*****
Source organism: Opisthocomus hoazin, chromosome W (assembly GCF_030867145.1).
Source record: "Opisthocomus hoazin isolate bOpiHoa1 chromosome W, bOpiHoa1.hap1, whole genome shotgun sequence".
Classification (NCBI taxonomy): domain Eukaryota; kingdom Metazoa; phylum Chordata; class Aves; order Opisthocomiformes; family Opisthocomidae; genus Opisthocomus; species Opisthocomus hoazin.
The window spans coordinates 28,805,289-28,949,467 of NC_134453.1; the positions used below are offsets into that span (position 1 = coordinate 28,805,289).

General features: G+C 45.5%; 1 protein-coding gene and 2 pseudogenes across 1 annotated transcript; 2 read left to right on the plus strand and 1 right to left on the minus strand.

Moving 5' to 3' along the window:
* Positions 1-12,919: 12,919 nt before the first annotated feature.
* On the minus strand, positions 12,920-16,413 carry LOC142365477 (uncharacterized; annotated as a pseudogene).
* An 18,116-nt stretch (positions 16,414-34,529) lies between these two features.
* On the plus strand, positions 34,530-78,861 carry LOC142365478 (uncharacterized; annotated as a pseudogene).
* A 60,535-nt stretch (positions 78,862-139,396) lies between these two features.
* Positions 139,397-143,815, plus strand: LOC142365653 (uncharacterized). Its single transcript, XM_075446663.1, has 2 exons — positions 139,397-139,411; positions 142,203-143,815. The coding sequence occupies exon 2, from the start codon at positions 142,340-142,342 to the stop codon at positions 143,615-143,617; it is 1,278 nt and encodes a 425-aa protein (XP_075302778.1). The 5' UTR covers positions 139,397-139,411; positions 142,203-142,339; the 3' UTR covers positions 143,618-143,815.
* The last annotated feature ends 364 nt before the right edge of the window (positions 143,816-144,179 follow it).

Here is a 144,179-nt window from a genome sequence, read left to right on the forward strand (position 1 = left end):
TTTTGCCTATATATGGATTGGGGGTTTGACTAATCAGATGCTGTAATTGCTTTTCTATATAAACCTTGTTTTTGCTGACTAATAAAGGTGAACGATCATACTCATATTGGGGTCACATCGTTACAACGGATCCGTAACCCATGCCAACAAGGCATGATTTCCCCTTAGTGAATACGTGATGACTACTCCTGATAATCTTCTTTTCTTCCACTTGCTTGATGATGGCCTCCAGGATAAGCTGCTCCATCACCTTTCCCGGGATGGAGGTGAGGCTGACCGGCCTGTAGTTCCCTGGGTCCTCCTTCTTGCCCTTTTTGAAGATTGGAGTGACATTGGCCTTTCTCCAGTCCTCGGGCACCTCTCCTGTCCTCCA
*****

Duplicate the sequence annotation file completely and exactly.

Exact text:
Source organism: Opisthocomus hoazin, chromosome W (assembly GCF_030867145.1).
Source record: "Opisthocomus hoazin isolate bOpiHoa1 chromosome W, bOpiHoa1.hap1, whole genome shotgun sequence".
Classification (NCBI taxonomy): domain Eukaryota; kingdom Metazoa; phylum Chordata; class Aves; order Opisthocomiformes; family Opisthocomidae; genus Opisthocomus; species Opisthocomus hoazin.
The window spans coordinates 28,805,289-28,949,467 of NC_134453.1; the positions used below are offsets into that span (position 1 = coordinate 28,805,289).

General features: G+C 45.5%; 1 protein-coding gene and 2 pseudogenes across 1 annotated transcript; 2 read left to right on the plus strand and 1 right to left on the minus strand.

Moving 5' to 3' along the window:
* Positions 1-12,919: 12,919 nt before the first annotated feature.
* On the minus strand, positions 12,920-16,413 carry LOC142365477 (uncharacterized; annotated as a pseudogene).
* An 18,116-nt stretch (positions 16,414-34,529) lies between these two features.
* On the plus strand, positions 34,530-78,861 carry LOC142365478 (uncharacterized; annotated as a pseudogene).
* A 60,535-nt stretch (positions 78,862-139,396) lies between these two features.
* Positions 139,397-143,815, plus strand: LOC142365653 (uncharacterized). Its single transcript, XM_075446663.1, has 2 exons — positions 139,397-139,411; positions 142,203-143,815. The coding sequence occupies exon 2, from the start codon at positions 142,340-142,342 to the stop codon at positions 143,615-143,617; it is 1,278 nt and encodes a 425-aa protein (XP_075302778.1). The 5' UTR covers positions 139,397-139,411; positions 142,203-142,339; the 3' UTR covers positions 143,618-143,815.
* The last annotated feature ends 364 nt before the right edge of the window (positions 143,816-144,179 follow it).

Here is a 144,179-nt window from a genome sequence, read left to right on the forward strand (position 1 = left end):
TTTTGCCTATATATGGATTGGGGGTTTGACTAATCAGATGCTGTAATTGCTTTTCTATATAAACCTTGTTTTTGCTGACTAATAAAGGTGAACGATCATACTCATATTGGGGTCACATCGTTACAACGGATCCGTAACCCATGCCAACAAGGCATGATTTCCCCTTAGTGAATACGTGATGACTACTCCTGATAATCTTCTTTTCTTCCACTTGCTTGATGATGGCCTCCAGGATAAGCTGCTCCATCACCTTTCCCGGGATGGAGGTGAGGCTGACCGGCCTGTAGTTCCCTGGGTCCTCCTTCTTGCCCTTTTTGAAGATTGGAGTGACATTGGCCTTTCTCCAGTCCTCGGGCACCTCTCCTGTCCTCCA